5.1. Treatment process
Three aspects of the treatment environment were assessed: the level of support, structure (clarity), and directedness (spirituality). These indices were based on two subscales (support and clarity) drawn from the Community Programs Environment Scale (Moos, 1996
) and a newly developed measure of program emphasis on spirituality. Each of these three constructs was assessed by patients’ perceptions of 10 true–false items.
Support (α = .69) measures the extent to which patients are encouraged to support each other and how much staff supports patients (e.g., “Patients are given a great deal of individual attention here”).
Clarity (α = .63) measures the extent to which patients understand the day-to-day routine of the program and the rules and procedures (e.g., “The patients always know when the staff will be around”).
= .77) was measured by the Treatment Spirituality/Religiosity Scale, which contains 10 true–false items that assess a program’s emphasis on spirituality or spiritual practices (“Staff encourage patients to attend religious services”; Lillis et al., 2008
Satisfaction with treatment
= .92; range = 0–33) was measured by 11 items adapted from the Client Satisfaction Questionnaire (Attkinson & Zwick, 1982
). Participants responded to each item (e.g., “How would you rate the quality of the treatment you received”) on a 4-point scale ranging from 0 to 3.
Intensity of treatment
To measure the extent of treatment provided for DD and SUD patients, we assessed the intensity of treatment by the sum of individual therapy or counseling sessions patients attended during treatment.
5.2. Proximal outcomes at discharge
Perceived benefits of quitting substance use
= .85; range = 0–24) were measured by the sum of six items from the outcomes expectancies scale (Solomon & Annis, 1989
). Each item (e.g., “If you quit using substances, you expect your future to look good”) was rated on a scale from 1 (strongly disagree
) to 5 (strongly agree
); higher scores reflect more positive expectancies for quitting substance use.
= .96; range = 0–5) was measured by patients’ self-efficacy related to their ability to control their drinking and drug use in tempting situations. This variable is composed of the average rating of 14 items (e.g., “If something good happened and I felt like celebrating”) responded to on a scale from 0 (0% confident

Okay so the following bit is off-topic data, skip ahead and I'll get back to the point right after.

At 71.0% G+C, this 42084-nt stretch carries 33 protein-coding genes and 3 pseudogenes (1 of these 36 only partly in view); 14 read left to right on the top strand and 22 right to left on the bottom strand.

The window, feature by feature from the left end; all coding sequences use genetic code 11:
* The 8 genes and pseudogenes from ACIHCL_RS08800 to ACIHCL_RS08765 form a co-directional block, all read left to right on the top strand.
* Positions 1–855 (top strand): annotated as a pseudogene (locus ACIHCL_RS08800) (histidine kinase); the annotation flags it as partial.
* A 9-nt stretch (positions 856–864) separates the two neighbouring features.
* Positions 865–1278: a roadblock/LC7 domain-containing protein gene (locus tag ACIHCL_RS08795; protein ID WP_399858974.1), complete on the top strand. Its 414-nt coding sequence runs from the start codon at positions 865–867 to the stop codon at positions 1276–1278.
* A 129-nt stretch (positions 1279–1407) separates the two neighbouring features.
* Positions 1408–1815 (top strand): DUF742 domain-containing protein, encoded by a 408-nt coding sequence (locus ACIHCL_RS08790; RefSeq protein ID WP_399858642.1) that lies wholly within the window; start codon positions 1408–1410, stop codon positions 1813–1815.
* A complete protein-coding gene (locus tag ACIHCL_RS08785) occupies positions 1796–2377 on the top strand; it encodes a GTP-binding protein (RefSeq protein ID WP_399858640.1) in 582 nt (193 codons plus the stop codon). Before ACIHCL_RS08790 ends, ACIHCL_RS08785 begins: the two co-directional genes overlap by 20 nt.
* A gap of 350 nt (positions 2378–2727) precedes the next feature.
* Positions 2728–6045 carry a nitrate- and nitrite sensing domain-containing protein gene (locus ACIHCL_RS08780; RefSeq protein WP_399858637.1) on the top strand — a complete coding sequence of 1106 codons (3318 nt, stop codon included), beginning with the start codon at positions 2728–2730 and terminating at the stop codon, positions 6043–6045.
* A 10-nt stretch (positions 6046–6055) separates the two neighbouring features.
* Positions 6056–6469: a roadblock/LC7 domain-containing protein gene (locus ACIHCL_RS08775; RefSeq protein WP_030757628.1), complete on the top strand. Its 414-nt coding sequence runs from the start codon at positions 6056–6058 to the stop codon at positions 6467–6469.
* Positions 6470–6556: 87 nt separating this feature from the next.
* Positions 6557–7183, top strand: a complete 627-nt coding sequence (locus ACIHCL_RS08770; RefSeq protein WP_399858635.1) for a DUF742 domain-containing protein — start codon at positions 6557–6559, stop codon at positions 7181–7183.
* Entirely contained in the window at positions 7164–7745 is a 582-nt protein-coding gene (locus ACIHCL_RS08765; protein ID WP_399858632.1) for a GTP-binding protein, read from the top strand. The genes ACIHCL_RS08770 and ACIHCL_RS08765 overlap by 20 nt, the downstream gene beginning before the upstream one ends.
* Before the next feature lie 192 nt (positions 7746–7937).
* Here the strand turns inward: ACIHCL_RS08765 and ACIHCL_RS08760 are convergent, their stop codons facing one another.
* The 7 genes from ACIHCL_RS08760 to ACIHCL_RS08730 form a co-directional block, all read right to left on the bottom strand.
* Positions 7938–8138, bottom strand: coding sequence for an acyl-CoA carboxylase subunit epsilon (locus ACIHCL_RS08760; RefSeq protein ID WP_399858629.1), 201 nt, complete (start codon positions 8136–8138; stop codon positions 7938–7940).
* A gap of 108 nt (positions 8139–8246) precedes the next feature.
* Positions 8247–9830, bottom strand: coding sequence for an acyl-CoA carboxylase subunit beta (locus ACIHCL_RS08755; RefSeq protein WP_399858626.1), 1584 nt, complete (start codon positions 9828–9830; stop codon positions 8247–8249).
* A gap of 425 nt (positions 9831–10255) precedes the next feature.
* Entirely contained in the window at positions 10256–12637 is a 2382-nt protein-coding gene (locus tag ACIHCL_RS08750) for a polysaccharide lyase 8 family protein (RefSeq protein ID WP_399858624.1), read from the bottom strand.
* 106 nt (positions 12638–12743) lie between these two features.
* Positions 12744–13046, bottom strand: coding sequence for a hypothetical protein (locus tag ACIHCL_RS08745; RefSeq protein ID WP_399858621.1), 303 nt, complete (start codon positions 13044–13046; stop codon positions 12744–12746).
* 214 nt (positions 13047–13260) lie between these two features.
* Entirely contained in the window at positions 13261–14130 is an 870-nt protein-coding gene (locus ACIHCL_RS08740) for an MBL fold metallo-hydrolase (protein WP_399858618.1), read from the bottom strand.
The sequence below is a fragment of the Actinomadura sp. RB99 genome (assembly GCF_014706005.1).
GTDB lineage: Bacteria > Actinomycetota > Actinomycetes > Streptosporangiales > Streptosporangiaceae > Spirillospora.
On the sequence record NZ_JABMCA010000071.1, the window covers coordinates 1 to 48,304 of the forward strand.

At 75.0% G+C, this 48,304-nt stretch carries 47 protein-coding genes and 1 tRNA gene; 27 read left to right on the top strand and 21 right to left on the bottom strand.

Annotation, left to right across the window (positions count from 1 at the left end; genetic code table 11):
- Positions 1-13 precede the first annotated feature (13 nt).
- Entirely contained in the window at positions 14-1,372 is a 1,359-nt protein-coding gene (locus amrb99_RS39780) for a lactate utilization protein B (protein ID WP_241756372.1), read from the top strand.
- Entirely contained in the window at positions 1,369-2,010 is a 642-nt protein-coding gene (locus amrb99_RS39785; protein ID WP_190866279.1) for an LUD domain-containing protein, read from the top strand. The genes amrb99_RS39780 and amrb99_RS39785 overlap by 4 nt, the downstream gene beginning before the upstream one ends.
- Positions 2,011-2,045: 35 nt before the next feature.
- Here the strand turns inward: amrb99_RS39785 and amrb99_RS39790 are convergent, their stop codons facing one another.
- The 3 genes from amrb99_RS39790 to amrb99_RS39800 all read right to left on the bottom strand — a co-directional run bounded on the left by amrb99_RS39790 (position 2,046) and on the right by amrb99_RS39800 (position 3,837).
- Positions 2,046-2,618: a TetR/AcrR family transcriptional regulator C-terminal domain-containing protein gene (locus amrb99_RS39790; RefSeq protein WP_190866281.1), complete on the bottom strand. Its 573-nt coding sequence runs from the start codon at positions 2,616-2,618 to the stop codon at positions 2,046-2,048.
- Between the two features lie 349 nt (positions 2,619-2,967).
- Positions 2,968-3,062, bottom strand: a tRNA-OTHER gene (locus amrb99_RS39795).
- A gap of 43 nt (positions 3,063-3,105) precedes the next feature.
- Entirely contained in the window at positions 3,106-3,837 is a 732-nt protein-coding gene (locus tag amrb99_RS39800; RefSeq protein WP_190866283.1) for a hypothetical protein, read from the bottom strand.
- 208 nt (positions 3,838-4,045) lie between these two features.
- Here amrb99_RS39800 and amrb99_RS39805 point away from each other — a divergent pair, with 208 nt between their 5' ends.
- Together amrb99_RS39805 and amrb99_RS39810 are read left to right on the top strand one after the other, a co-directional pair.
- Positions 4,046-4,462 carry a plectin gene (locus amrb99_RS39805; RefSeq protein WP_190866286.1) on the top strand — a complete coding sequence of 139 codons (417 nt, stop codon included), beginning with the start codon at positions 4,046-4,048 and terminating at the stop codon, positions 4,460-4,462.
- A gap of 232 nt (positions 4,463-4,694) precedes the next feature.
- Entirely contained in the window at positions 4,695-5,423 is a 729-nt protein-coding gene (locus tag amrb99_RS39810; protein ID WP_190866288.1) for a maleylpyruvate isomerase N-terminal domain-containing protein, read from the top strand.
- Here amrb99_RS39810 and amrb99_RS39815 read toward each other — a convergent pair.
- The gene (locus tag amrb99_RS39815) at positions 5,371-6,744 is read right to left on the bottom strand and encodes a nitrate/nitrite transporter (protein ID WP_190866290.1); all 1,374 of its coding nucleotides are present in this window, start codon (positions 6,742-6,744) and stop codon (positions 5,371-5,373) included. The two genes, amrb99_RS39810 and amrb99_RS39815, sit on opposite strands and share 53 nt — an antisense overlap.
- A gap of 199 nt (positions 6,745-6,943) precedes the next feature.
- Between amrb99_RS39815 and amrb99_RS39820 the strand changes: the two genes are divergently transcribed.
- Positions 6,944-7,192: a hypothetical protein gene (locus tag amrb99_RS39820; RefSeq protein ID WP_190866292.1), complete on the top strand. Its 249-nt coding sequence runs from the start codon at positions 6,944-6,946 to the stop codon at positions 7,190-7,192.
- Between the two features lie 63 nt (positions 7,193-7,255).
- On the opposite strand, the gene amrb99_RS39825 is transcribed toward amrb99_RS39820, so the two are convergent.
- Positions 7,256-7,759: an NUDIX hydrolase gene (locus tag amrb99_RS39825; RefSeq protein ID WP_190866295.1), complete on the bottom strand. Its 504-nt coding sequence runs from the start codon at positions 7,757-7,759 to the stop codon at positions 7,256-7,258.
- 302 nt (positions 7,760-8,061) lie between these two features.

) to 5 (100% confident
). Items were adapted from the Situational Confidence Scale (Annis & Davis, 1988
; Miller, Ross, Emmerson, & Todd, 1989
= .88; range = 0–60) measures the extent to which patients engage in various behaviors when they want to refrain from using alcohol and/or drugs. It was assessed by the sum of 15 items from the Process of Change Inventory (DiClemente & Prochaska, 1982
; Fitzgerald & Prochaska, 1990
). Participants rated each item (e.g., “Tell myself I am able to quit if I want”) on a scale from 0 (never
) to 4 (often
). Higher scores reflect more coping directed toward refraining from substance use.
= .85; range = 0–36) assessed a general approach orientation to coping with stressful life circumstances. The sum of 12 items from the positive reappraisal and problem-solving subscales of the Coping Responses Inventory (CRI; Moos, 1993
) comprises this scale. Participants rated each item (e.g., “Tell yourself things to feel better”) on a scale of 0 (no
) to 3 (yes, fairly often
). Higher scores reflect higher levels of approach coping.
= .78; range = 0–36) assessed a general avoidance orientation to coping with stressful life circumstances. It was based on 12 items from the cognitive avoidance and emotional discharge subscales of the CRI (Moos, 1993
). Participants rated each item (e.g., “Deny how serious the problem really was”) on a scale of 0 (no
) to 3 (yes, fairly often
). Higher scores reflect higher levels of avoidance coping.
5.3. One-year and 5-year outcomes
Three outcomes were assessed at baseline and at the 1-and 5-year follow-ups.